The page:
a literary journal published by the Black Earth Institute dedicated to re-forging the links between art and spirit, earth and society
On election night I was staying in lower Manhattan with a friend, who at 11 pm turned on one of the commercial television news stations. I avoid commercial news, but I was intensely interested in the election returns and so I sat to watch. The anchors’ appalling ignorance of how elections are conducted in this country was matched only by their ignorance of the American Empire outside the New York metropolitan area. This did not prevent their making sweeping predictions on the basis of little or no evidence.
The stations switched from one New York election to another with dizzying speed, searching for a reporter who had a novel way of saying, “There’s nothing to report.” Having nothing to report, the anchors and the reporters repeated the myth of the so-called “red wave,” the latest narrative fabricated by click-hungry editors, even though there was no red wave and there never would be.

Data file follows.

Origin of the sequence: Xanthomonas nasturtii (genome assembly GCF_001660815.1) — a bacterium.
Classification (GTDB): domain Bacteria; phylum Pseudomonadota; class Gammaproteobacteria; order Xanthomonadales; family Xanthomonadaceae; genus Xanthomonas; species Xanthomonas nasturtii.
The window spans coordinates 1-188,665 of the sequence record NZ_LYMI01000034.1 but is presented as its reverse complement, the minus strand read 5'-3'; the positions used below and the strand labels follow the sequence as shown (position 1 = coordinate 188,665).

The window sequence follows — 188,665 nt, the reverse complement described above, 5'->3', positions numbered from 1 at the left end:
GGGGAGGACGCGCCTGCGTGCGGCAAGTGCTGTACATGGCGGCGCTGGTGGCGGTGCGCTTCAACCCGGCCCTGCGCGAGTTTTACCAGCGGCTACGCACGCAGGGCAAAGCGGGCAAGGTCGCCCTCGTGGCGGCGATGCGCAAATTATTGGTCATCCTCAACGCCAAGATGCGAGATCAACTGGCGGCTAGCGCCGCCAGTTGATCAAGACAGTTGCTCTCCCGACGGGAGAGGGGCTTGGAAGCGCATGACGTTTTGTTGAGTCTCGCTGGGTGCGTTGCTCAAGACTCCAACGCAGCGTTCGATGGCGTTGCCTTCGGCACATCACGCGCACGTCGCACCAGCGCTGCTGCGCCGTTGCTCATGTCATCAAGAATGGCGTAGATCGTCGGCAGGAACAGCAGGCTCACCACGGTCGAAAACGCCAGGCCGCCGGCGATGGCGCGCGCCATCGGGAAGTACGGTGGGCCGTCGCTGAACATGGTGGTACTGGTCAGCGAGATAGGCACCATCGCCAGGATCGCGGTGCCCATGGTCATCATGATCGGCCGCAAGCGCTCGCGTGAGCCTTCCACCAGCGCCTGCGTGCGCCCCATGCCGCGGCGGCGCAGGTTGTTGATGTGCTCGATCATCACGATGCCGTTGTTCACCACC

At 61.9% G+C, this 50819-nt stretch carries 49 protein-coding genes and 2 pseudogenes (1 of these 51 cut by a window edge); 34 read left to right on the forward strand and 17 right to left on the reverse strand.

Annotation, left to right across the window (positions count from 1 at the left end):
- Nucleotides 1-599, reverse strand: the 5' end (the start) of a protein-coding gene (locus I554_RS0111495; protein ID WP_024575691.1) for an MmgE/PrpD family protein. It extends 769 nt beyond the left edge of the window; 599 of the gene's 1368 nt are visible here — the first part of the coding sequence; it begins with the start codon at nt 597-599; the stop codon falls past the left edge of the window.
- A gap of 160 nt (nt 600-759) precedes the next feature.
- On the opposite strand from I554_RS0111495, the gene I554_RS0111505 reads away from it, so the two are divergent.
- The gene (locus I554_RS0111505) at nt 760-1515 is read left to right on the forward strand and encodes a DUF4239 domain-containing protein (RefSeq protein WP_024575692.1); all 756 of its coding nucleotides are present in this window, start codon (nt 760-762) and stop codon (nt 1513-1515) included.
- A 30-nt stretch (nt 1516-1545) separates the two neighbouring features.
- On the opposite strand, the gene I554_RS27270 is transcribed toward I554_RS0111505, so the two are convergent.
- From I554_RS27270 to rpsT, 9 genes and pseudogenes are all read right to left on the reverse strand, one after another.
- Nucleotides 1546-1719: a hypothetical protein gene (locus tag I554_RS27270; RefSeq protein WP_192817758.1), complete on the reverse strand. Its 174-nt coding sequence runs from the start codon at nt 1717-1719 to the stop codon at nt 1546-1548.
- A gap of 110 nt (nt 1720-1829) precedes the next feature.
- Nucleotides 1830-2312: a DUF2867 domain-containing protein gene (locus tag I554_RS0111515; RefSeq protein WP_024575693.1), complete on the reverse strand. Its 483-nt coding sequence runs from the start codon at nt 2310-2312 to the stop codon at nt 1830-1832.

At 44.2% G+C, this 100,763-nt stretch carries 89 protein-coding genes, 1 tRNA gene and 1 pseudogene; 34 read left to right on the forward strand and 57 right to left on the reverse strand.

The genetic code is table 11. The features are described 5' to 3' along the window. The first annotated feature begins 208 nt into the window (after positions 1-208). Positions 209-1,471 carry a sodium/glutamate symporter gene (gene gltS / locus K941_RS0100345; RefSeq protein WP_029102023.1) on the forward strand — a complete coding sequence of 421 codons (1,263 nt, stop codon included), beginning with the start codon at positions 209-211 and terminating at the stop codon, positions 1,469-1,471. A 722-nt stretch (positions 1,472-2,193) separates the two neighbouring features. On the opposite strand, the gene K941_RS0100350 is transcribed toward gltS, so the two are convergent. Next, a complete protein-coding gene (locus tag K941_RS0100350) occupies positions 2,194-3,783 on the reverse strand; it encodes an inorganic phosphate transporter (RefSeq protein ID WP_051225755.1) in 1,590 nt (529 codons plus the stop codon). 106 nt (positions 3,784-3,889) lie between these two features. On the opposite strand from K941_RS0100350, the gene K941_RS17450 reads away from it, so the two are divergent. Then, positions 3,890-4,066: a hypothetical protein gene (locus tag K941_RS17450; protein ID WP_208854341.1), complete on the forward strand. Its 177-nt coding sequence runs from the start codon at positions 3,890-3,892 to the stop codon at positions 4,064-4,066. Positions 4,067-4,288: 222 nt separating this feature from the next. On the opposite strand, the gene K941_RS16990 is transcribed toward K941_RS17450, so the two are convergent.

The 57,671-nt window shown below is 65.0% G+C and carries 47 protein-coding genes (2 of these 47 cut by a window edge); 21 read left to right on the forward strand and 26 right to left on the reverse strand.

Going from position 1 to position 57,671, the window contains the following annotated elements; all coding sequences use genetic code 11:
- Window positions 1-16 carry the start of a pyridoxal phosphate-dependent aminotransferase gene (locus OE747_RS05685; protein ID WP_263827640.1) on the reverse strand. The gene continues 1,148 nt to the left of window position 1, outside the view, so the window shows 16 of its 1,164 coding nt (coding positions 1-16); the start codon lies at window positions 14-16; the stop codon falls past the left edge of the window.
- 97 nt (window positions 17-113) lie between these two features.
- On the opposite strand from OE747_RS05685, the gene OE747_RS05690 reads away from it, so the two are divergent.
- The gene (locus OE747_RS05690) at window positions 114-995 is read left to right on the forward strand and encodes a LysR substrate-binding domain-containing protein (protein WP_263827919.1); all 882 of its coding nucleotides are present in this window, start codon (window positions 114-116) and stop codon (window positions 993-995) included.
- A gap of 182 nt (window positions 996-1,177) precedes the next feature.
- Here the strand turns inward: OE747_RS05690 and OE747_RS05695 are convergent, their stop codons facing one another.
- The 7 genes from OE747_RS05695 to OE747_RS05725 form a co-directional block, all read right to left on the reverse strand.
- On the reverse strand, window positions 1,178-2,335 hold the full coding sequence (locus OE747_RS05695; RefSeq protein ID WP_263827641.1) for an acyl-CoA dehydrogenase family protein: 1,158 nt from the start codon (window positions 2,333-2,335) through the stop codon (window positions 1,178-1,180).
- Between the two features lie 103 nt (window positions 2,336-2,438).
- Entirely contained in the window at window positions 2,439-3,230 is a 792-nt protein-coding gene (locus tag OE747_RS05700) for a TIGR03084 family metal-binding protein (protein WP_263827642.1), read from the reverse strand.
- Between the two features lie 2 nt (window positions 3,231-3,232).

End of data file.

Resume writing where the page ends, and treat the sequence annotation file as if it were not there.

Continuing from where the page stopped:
Online media was worse. Every major site, including the New York Times, fabricated close races where “close” did not exist—because to declare a winner was to lose the all-important online click. So important was the myth of the red wave that NPR reported Arizona’s Adrian Fontes “narrowly” defeating election denier Mark Finchem in the race for Secretary of State. In fact Fontes led comfortably from the first and as of this writing is up more than 120,000 votes—practically a landslide in today’s elections.